Whose work would you want in your home or to wear on your body? Specific piece?

I want a Gustav Klimt in my home. I have a print of The Kiss, but I would love to see the gold luster sparkle everyday. I would love to have an Amy Sherald painting too. I am excited to see her new body of work in her solo NYC show. I want to wear a piece of Christian Siriano couture, any of his beautiful, delicate tulle gowns. I would love to wear it with the intricately constructed Bishme Cromartie Stingray Bomber Jacket and dance in the street all day.

If you had unlimited funding and time, describe the show/performance series you’d curate or the series of work you’d make.

With unlimited funding, time, and resources I will create an underwater performance series. I will have a giant tank to perform in. Inside of a room wrapped floor-to-ceiling in LCD screens streaming underwater video art captured in bodies of water all over the world. The floor will respond to guests as they move throughout the space. Large, cloud-like pillows will invite others to lay down and gaze up at beautiful moving images projected on the ceiling. Sound art will fill the space.

What are the last three emojis you used?

The unicorn, red heart, and rainbow.

Do you have a typical day or not right now? Do you wish you had a routine if you don’t or do you thrive on change? 

My routine shifts often because I travel so much. I love that I don’t have a typical day. Everything I do in a day depends on if I am home in Baltimore, across the country, or planning an international trip. I love that I can shape and balance my life as a mom with being a professional artist. Every weekend I look at the week ahead and plan a schedule that is kind to my mind and my body. People often ask me, how do you do everything that you do and remain so calm and peaceful? I practice being kind to myself and do whatever makes me happy, literally.

Does your astrological sign match your personality? 

Absolutely, I am 100 percent a pisces. I am an empath. I am a heart with legs.

Is there a show you’ve seen in the last five years that you are still thinking about? Why do you think that is?

I think about Miami is Nice, curated by Michelle Ivette Gomez. This show was bigger than an exhibition, it was a whimsical multi-day event. It keeps me thinking about how we celebrate big, and small, moments in our lives. It makes me think about what art is, what its function can be, how it can gather people together. It reminds me that life is art. I am art. One day when I get married again I want my wedding to feel as magical as this exhibition.

If you could change one thing about yourself what would it be?

I wouldn’t change anything about myself. I am kind. I am powerful. My spirit is soft. I love who I am. I am always learning, growing, changing. During moments of self doubt I just pause and say to myself that I am exactly where I am supposed to be. I look at all the things I have done and I know that there is so much more for me to do. Life is a journey, a beautiful one.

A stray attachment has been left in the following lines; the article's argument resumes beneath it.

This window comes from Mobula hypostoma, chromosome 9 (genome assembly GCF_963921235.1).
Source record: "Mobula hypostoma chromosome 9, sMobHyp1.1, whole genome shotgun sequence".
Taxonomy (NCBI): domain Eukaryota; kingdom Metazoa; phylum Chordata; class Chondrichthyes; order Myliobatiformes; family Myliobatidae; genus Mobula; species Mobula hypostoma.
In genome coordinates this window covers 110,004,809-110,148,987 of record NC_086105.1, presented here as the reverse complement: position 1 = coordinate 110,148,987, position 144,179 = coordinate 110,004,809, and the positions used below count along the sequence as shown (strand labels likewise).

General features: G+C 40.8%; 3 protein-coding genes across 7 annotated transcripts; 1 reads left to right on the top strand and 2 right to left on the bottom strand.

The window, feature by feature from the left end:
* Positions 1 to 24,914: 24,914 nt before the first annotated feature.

Nicoletta de la Brown, "Bañera de Flora," durational performance, August 8 and 10, 2019 at the Walters Art Museum (photo by Ana Tantaros)

What would your teenage self think of you today?

My teenage self would say, “Wow, is that me?!” She didn’t always know how beautiful she was. She didn’t always know her value. She didn’t always know that her art was important. She often hid in plain sight. The 7-year-old me on the other hand would say, “Yup, that’s me. I can do anything!”

Did you have a formative and/or terrible first job? What was it?

My first job, at 16, was a lifeguard. I loved it. I loved the idea of helping others stay safe while enjoying the water. I have always loved swimming so it was perfect for me. I remember feeling powerful while sitting high up in a lifeguard chair. I loved tending to the pool and making sure the chemistry was right. I love science as much as I love art. This job connected me with other people and gave me lots of time to just sit in the sun and daydream. It was great!

What have you learned recently that made you think, “Oh, shit, how did I reach this chapter of life without knowing this?!”

Recently I realized the power of asking for what I want. I noticed that when I am clear, focused, confident, and feeling strong I can have anything. I have had so many recent experiences where I asked for really big, dreamlike things and a quick yes always follows. People are excited about being a part of making big things happen. It makes us all feel powerful when we are able to say, “I was a part of that.”

What do you hope your children have learned or will learn from you?

I hope my children have learned that they are my teachers. They teach me every day how to live life with joy. I hope that I remind them through, the way I live my life, how to continue to be vulnerably authentic. I hope they see in me that passion is my guide as I do everything with purposeful intention, kindness, and love.


Except where otherwise noted, photos by Justin Tsucalas for BmoreArt Journal of Art + Ideas Issue 05: Home